When to Go
With 300 days of sunshine annually, New Mexico doesn’t have a bad time to visit. High season is mid-May to mid-September.
Starting in July, the day’s heat is squelched with a strong, brief rainstorm in the afternoon, and nights are still cool.
Summer is the only time to hike at higher elevations, as many trails are still snow-covered as late as May. If you want to go rafting, plan on late May and early June, when the snowmelt makes the rivers run high and wild.
Winter sees a surge of visitors heading straight to the ski trails, but the towns stay uncrowded, and traditional celebrations preceding Christmas are wonderful; many sights are closed or have limited hours, however.
The shoulder seasons have their own appeal and can be cheaper, particularly in April, when ski season has wound down, and in November, when it hasn’t gotten started. But note that Taos Pueblo is closed to visitors for about 10 weeks between February and April; the precise dates change every year.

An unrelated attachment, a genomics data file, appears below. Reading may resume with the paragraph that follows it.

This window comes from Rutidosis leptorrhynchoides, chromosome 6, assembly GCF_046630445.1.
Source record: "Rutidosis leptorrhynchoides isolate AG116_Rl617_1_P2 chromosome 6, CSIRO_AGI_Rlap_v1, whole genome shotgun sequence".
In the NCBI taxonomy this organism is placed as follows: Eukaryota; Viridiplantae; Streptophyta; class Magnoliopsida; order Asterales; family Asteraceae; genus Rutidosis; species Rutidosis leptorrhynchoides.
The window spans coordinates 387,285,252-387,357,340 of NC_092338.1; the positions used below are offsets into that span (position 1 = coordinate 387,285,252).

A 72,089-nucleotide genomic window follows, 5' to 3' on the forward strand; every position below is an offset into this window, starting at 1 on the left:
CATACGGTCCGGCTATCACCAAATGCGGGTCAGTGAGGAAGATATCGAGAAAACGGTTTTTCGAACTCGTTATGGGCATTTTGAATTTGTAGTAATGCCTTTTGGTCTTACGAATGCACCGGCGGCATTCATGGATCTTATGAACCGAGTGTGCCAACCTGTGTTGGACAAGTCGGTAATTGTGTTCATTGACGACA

Spring weather can also be extreme, varying from snowfall to ceaseless, hot winds—and lots of mud.
In the fall, the crowds disperse, leaving crisp temperatures and generally clear skies through late October. In the mountains, the aspen leaves turn a brilliant yellow, accessible by the many beautiful hiking trails.
© Zora O'Neill from Moon Santa Fe, Taos & Albuquerque, 2nd edition